West London Buddhist Centre

Viola and piano recital by Paul Silverthorne and David Owen Norris

Published in Calendar for all events, Cultural Event

  • Sat Dec 8th 2018
  • 7:00 pm
  • 9:30 pm
  • Booking not required
  • £15 Full waged / £10 Part waged / £5 Unwaged Our arts events can sell out - advance booking highly recommended. Number of £5 tickets limited.

Part of WLBC’s music and performance programme, featuring leading professional performers sharing work they love in the friendly and intimate setting of the Buddhist Centre.  Watch this space for full details.

Paul Silverthorne

“a virtuoso in sensitivity and technique” The Times

Paul SilverthornePaul Silverthorne is one of the UK’s foremost viola players. He holds the principal positions in both the London Symphony Orchestra and the London Sinfonietta and appears regularly as a soloist with these and other major orchestras around the world.

Throughout his career he has worked closely with some of the leading composers of our time, this relationship inspiring many of them to write for him, enlarging a repertoire that already encompasses all the major viola works as well as his own transcriptions and lesser known pieces from all periods.

He has recorded a wide range of repertoire for EMI, Black Box, Naxos, Chandos, Koch International Classics, Meridian, Toccata Classics and others to much critical acclaim.

He is a professor at the Royal Academy of Music in London, and plays a viola made by the Brothers Amati in 1620 which is loaned to him from their collection.

David Owen Norris

David Owen Norris is a pianist, composer & broadcaster.

The first winner of the Gilmore Artist Award, he has played concertos all over North America and Australia, along with several appearances in the BBC Proms. A television programme entirely devoted to his work on the Elgar Piano Concerto, ending with a spectacular live performance of the whole work, has been shown frequently. Last year he recorded his own Piano Concerto in C with the BBC Concert Orchestra.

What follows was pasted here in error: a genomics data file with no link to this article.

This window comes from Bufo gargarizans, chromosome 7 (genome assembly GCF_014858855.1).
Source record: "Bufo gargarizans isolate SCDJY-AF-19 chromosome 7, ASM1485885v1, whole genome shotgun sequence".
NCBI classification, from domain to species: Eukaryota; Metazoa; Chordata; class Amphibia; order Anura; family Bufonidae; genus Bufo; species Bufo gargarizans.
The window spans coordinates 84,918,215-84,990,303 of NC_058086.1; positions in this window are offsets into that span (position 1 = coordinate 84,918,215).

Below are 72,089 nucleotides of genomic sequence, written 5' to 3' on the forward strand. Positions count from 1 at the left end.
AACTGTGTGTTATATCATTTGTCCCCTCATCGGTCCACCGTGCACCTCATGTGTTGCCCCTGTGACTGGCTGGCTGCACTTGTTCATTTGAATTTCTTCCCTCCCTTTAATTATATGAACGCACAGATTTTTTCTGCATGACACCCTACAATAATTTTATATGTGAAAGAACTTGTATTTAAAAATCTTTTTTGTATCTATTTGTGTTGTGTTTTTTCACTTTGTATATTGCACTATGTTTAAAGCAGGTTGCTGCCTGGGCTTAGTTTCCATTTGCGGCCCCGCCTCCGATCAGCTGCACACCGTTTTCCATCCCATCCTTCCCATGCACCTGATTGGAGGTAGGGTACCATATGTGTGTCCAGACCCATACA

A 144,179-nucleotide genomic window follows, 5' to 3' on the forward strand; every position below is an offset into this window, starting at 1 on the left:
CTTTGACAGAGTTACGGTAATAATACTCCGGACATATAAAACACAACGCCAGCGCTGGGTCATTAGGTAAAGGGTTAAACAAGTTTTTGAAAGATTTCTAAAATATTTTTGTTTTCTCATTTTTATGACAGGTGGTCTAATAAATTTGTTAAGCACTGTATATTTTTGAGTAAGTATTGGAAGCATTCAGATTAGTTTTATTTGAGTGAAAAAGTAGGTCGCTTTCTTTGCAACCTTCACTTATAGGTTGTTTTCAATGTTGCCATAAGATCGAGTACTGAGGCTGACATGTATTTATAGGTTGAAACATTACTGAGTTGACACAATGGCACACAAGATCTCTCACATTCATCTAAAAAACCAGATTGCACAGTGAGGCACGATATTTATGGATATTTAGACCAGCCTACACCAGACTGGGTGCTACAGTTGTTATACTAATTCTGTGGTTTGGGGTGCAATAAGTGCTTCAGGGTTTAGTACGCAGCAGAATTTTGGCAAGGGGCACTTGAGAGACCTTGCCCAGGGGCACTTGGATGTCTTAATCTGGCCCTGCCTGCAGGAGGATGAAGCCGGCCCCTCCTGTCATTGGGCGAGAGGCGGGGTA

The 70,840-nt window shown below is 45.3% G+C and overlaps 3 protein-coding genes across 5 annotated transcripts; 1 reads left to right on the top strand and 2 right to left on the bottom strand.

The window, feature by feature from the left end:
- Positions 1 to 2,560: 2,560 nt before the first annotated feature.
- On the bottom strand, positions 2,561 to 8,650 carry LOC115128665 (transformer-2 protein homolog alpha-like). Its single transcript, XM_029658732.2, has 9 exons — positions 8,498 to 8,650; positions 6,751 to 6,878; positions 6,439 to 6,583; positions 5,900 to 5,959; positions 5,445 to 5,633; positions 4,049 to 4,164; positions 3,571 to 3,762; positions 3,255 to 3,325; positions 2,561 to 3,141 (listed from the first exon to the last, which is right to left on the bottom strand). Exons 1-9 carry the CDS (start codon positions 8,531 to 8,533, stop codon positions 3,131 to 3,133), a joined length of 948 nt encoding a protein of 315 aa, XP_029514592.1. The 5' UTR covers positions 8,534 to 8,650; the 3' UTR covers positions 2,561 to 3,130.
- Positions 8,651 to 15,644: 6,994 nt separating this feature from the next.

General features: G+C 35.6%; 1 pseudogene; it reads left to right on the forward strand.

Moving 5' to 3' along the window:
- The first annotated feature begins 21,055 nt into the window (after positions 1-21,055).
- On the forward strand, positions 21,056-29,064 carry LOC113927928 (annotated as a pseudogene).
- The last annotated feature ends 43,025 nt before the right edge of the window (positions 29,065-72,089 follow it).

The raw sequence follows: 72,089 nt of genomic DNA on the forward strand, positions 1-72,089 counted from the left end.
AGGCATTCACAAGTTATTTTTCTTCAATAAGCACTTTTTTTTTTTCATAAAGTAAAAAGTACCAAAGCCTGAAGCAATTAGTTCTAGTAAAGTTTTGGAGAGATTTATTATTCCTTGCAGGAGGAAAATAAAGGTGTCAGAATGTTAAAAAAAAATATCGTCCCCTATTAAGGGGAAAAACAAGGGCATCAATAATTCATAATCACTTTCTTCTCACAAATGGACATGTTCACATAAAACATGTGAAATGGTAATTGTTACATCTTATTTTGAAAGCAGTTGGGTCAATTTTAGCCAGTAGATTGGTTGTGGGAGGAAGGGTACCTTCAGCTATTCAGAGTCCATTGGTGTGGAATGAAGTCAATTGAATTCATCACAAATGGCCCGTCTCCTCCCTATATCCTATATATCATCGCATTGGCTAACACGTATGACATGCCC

David also plays early pianos. His discovery that the world’s first piano concertos were written around 1770 in London for the tiny square piano led to a complete reconsideration of that instrument, with an epoch-making recording, and concerto tours of Britain, Europe and America.

2017 saw the start of the Jupiter Project, comprising concerts, workshops, CD recordings and video, relating to the remarkable body of mid-nineteenth-century chamber-music arrangements of Mozart piano concertos, symphonies and overtures.

He has been a familiar face on music television since 1990, when he presented The Real Thing?: Questions of Authenticity on BBC2, described by the Daily Telegraph as ‘the most probing and literate programme on music seen for a long while’: its analysis of the issues, in discussion with Pierre Boulez, John Eliot Gardiner, Reinhard Goebel, Ton Koopman & Raymond Leppard, set an agenda for a generation. His popular Radio 4 Playlist series is often repeated, and on Radio 3 his contributions to Building a Library are keenly relished. He has a long history with Radio 3, which discovered him as a young artist: in his first few years as a solo performer he made over two hundred broadcasts. For several years round 1990 he had his own weekly show, The Works, still fondly remembered, and in the middle years of that decade he presented In Tune.

David’s rise as a composer is more recent. Audiences have been discovering his music through a series of major works, including the oratorio Prayerbook, the Piano Concerto in C, both recorded commercially, and the Symphony. He wrote two large-scale works in 2015: Turning Points, a celebration of democracy supported financially by the Agincourt600 Committee, which had its fourth performance in February 2017 in a packed Winchester Cathedral; and HengeMusic, a multi-media piece for organ and saxophone quartet with film and poetry, supported by Arts Council England, which has had several performances, with a recording in preparation.

David Owen Norris is Professor of Musical Performance at the University of Southampton, and Visiting Professor at the Royal College of Music and at the Royal Northern College of Music. He became a Fellow of the Royal College of Organists (by examination) at the age of nineteen. He was elected one of the three hundred Fellows of the Royal Academy of Music at the age of twenty-nine, and was recently elected a Fellow of the Society of Antiquaries of London. He is an Honorary Fellow of Keble College, Oxford.


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45a Porchester Rd,

London W2 5DP

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